A new set of survey results from the University of Michigan Ford School of Public Policy details a big increase in the use of placemaking as a core economic development strategy in Michigan communities. This is great news for the state, the communities and the people of Michigan.
Tom Ivacko, administrator and program manager for the Ford School’s Center for Local, State, and Urban Policy stated in a recent press release, “In placemaking, communities use what they have whether it’s arts, cultural amenities, parks, architectural design, lakes or walkable streets to create a strong bond between people and the places they live.”
Survey results of local officials show the following:
The poll, part of the Michigan Public Policy Survey series at CLOSUP, reports:
- Fifty-one percent of Michigan’s local leaders say they believe placemaking can be effective in their jurisdictions, compared to 39 percent who reported confidence in placemaking’s effectiveness in 2009.
- Local leaders see links between placemaking and entrepreneurship, but say they face barriers to attracting more entrepreneurs, including access to capital (72 percent), unappealing buildings and landscape design (29 percent), deteriorating infrastructure (27 percent), lack of late night entertainment (26 percent) and information technology infrastructure (21 percent).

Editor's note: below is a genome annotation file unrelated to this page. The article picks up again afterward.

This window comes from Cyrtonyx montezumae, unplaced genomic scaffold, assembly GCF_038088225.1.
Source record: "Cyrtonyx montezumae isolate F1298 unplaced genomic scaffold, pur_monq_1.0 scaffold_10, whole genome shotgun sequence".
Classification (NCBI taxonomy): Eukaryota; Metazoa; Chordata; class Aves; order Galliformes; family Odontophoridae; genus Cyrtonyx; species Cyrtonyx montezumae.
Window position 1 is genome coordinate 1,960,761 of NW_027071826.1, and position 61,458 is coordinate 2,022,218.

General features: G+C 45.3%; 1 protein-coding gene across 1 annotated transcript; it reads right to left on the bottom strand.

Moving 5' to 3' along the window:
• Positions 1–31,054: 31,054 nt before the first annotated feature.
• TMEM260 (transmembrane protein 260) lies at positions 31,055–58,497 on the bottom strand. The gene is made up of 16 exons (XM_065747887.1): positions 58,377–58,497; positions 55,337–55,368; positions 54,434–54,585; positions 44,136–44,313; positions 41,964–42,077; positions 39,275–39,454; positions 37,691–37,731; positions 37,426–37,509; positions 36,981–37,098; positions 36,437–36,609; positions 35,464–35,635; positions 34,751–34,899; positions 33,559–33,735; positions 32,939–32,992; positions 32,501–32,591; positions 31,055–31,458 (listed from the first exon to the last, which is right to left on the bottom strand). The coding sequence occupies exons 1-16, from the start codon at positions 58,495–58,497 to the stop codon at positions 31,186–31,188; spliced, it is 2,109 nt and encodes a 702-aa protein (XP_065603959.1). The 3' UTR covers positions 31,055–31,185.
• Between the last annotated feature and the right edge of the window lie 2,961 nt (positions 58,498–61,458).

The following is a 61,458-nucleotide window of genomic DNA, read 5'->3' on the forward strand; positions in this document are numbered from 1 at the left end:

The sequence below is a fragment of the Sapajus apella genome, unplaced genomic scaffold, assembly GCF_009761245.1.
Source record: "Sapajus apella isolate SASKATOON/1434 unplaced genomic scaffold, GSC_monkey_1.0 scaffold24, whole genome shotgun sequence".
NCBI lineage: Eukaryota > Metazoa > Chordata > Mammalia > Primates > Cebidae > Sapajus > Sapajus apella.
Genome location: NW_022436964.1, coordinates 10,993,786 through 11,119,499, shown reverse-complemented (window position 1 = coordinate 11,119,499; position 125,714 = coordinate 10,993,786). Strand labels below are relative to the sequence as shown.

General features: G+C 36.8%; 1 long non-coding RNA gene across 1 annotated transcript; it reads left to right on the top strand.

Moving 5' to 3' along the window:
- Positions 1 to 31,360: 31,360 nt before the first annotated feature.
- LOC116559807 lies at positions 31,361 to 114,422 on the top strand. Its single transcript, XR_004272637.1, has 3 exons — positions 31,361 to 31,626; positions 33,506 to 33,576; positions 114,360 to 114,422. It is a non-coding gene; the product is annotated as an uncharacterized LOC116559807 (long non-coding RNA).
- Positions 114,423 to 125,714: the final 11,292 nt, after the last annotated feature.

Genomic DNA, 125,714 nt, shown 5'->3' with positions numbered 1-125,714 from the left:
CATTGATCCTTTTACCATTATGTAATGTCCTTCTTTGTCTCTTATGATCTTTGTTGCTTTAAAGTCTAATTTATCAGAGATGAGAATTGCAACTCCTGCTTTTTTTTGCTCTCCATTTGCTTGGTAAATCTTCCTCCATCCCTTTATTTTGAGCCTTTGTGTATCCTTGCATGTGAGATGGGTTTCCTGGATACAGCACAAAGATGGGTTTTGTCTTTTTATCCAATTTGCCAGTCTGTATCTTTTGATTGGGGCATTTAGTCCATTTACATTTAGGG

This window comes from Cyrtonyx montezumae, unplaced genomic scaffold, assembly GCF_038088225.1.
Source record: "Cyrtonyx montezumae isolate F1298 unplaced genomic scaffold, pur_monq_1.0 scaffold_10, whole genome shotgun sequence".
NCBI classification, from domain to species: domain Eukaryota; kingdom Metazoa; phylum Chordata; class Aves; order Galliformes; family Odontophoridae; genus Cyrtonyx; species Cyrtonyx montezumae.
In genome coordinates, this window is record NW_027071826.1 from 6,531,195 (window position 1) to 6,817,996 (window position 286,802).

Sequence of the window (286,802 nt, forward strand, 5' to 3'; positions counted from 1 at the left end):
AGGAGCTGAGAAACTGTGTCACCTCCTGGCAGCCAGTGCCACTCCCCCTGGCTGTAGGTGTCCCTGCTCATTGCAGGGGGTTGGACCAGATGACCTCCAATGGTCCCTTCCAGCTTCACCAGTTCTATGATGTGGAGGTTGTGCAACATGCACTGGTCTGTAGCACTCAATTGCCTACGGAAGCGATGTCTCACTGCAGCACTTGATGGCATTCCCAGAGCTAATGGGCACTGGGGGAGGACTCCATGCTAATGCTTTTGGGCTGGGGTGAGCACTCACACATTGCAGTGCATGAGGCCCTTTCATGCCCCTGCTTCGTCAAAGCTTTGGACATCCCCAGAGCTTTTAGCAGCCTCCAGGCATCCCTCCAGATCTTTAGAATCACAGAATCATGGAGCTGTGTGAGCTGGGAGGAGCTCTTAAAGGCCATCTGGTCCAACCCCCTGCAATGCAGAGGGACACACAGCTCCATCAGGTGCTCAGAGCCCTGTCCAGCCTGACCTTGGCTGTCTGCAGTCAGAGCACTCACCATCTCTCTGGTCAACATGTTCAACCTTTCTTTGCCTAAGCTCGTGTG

- Jurisdictions in Southeast Michigan (55 percent) were the most likely to pursue placemaking in 2013, followed by those in the Upper Peninsula (37 percent), the Northern Lower Peninsula (33 percent), the Southwest and West Central Lower Peninsula (each at 29 percent), and the East Central Lower Peninsula (25 percent).
The results are positive and a boost for the many partners who have been pushing the message and providing direction (MSHDA, MEDC, Michigan Association of Realtors, MSU, U-M, Wayne State, Grand Valley State MI-CNU, Michigan Association of Planning, MTA, PPS, to name just a few). As the state’s economy begins to turn the corner, Michigan is repositioning itself as an economic powerhouse for the new millennium.
Let’s keep moving forward!
For more on placemaking in Michigan, visit our webpage.